Tuesday, September 09, 2008

"War and remembrance": ALC coding and security vulnerabilities of the past

My goodness, we have come so far in basic I.T. production environment security since the mid 1980s. Particularly in areas where security vulnerability lies inside source code. Even on the mainframe, IBM assembler, for example, has always had the ability to change updating options and even dataset names from deep within the code with various macros and esoteric techniques (some involving the reflexive “execute” instruction). For example, as recently as 1995 I did a project to increment dynamically the dataset names of tapes to be sent to customers from within a salary deduction billing program, with a special step in assembler to do this.

Back in 1985 I worked on a project to consolidate billing across credit bureaus in an assembler system (MVS IBM assembler, running on Amdahl) of batch programs written originally for DOS and running in MVS under DUO. The DUO option was an execution parameter in the EXEC statement in the JCL.

We had bureau and member masters, and the monthly billing programs would update the member masters (especially the past dues buckets for billing). In those days, when we tested batch, there was no RACF or Top Secret yet. The assignment of the correct file (the test copy of a production file) was embedded in a catalogued proc. Test from production datasets were usually distinguished by a leading qualifier. I suppose as long as it was never touched or overridden, the real production master could not be updated. But then, no security protected the production sets from programmers, either in batch or possibly from TOS commands (or their equivalent) issued from "Tube City." But if a major master file were corrupted, no one would find out until “end of month” ran.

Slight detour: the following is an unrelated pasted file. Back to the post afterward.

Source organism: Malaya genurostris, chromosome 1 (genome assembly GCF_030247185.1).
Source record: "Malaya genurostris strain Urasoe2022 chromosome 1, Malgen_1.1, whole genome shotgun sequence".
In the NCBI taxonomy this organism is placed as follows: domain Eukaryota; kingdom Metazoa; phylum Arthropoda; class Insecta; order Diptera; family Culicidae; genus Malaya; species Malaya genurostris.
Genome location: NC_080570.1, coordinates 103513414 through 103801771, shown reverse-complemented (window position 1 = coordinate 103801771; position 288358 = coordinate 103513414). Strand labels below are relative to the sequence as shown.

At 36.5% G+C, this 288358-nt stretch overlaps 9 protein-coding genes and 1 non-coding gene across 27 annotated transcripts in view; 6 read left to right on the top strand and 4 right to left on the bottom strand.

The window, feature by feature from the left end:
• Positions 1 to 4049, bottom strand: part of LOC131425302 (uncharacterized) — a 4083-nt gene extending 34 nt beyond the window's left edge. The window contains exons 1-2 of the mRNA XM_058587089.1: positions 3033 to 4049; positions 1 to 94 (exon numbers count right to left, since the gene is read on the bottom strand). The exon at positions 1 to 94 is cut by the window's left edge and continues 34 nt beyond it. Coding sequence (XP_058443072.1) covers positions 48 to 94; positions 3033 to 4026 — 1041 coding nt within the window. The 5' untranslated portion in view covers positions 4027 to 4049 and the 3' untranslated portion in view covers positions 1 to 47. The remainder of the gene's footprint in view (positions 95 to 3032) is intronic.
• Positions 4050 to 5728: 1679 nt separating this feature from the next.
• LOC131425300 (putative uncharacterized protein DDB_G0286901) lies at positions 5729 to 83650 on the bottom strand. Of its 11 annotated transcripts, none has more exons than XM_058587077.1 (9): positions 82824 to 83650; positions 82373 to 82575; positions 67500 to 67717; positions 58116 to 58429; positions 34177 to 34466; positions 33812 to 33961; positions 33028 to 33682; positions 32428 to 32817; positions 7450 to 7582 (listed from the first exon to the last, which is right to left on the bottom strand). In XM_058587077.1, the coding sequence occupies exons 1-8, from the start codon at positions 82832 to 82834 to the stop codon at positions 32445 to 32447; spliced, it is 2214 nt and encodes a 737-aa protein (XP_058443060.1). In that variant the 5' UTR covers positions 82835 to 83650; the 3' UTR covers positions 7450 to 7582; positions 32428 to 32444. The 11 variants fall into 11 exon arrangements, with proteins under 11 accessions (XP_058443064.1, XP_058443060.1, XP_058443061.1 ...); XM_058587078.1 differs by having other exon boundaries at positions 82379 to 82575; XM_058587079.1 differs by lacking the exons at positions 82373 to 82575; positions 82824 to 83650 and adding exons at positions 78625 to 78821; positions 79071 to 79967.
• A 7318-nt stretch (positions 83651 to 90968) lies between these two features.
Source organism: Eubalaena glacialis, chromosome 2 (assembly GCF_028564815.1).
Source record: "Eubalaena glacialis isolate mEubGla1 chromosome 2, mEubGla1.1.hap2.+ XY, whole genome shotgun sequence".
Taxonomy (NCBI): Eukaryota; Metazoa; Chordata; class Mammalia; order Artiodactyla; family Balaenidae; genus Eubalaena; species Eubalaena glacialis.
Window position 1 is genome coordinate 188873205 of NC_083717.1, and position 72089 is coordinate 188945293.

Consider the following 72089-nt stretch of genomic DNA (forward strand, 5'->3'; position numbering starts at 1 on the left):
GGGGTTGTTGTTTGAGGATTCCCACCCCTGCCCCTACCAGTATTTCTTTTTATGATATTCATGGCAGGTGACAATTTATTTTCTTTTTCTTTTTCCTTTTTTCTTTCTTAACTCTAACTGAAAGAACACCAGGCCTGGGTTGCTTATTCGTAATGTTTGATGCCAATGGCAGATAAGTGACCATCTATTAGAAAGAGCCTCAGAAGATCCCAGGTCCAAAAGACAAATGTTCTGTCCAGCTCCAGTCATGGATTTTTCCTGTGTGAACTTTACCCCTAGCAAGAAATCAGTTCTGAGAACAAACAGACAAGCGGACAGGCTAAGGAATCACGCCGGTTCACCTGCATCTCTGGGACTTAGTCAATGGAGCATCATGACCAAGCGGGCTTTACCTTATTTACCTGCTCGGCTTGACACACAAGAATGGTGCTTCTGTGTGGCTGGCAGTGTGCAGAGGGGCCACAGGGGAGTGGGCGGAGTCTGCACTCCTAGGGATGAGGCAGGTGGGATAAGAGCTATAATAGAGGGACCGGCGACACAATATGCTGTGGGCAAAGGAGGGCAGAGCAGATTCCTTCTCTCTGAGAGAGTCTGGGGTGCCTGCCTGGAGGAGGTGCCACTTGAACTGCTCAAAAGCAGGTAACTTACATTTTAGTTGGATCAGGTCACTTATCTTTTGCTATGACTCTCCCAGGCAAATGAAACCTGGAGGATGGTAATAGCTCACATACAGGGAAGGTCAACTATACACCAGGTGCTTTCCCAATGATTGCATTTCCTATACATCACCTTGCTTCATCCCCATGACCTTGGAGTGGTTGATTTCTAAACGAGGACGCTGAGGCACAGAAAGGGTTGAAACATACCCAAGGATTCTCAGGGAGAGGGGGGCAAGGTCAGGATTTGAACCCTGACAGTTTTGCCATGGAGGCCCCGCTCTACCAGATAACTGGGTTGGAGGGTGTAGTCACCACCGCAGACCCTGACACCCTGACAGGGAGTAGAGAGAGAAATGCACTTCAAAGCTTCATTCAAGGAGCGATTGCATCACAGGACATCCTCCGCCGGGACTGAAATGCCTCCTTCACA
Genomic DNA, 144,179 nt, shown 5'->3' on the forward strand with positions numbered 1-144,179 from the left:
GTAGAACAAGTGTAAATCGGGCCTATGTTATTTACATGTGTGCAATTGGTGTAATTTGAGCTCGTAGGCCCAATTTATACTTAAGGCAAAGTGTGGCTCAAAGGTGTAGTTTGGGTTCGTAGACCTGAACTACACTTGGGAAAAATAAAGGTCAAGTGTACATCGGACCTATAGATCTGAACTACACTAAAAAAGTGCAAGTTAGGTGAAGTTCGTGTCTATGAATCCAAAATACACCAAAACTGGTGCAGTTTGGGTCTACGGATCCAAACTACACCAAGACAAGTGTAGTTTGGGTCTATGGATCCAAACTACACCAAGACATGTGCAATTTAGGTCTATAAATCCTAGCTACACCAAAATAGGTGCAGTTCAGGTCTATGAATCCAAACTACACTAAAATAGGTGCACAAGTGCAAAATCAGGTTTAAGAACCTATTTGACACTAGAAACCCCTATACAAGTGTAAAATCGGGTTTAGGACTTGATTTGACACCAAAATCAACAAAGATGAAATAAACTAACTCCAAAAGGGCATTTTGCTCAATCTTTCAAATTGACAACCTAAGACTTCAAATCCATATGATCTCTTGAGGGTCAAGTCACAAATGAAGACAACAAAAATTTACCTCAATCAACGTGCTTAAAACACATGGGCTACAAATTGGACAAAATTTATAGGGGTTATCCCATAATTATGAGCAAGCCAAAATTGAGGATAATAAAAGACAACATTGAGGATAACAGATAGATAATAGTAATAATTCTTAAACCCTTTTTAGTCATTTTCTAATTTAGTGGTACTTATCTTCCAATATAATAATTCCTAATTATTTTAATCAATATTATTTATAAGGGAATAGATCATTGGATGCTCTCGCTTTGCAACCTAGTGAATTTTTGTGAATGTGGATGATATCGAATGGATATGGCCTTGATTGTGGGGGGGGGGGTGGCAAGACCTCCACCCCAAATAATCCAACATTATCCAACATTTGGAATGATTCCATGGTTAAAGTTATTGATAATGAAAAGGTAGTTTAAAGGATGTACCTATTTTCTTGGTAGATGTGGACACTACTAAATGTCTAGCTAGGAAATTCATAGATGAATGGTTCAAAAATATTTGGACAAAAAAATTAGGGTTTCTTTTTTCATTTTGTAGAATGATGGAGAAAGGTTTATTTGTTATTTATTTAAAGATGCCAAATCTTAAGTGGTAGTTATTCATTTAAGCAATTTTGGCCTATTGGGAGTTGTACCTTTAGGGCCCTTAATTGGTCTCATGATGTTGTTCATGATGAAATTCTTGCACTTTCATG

But what’s “worse” is that, in a DUO environment, we also had an “UPSI” parameter. The macros in the DOS program interrogated the UPSI parameter and skilled statements (by branching around them in some parameterized fashion) and if the parm was set to “NOUPSI” it would not update. Some programmers had run with the real master file but with NOUPSI. But, they were counting on good faith that no coding change could have left the file vulnerable to update.

I have some other “fine” memories of ALC programming. One time, all the quarterly (and less frequent) fixed charges failed to post because a programmer had inserted a byte in storage that upset instructions that depended on half-word or fullword alignment to work. I remember trapping that at 7 AM with some kind of snap, and fixing easily with a “DS 0F” command. But on a Saturday morning in January 1986 we had to rerun the statements for about 20 bureaus. It’s a good thing that I hadn’t prepaid any plans that weekend. It was January, after all, after the holidays!

We would soon convert the DUO system to OS, and that itself was a project.

In its day, assembler language on the IBM (or compatible) mainframe was a valued skill. It was an intricate world of its own.

I understand that the IRS still hires assembler programmers through contracting companies, for operations in Merrifield, VA and perhaps elsewhere. But they seem to want experience in very specific engineering applications.

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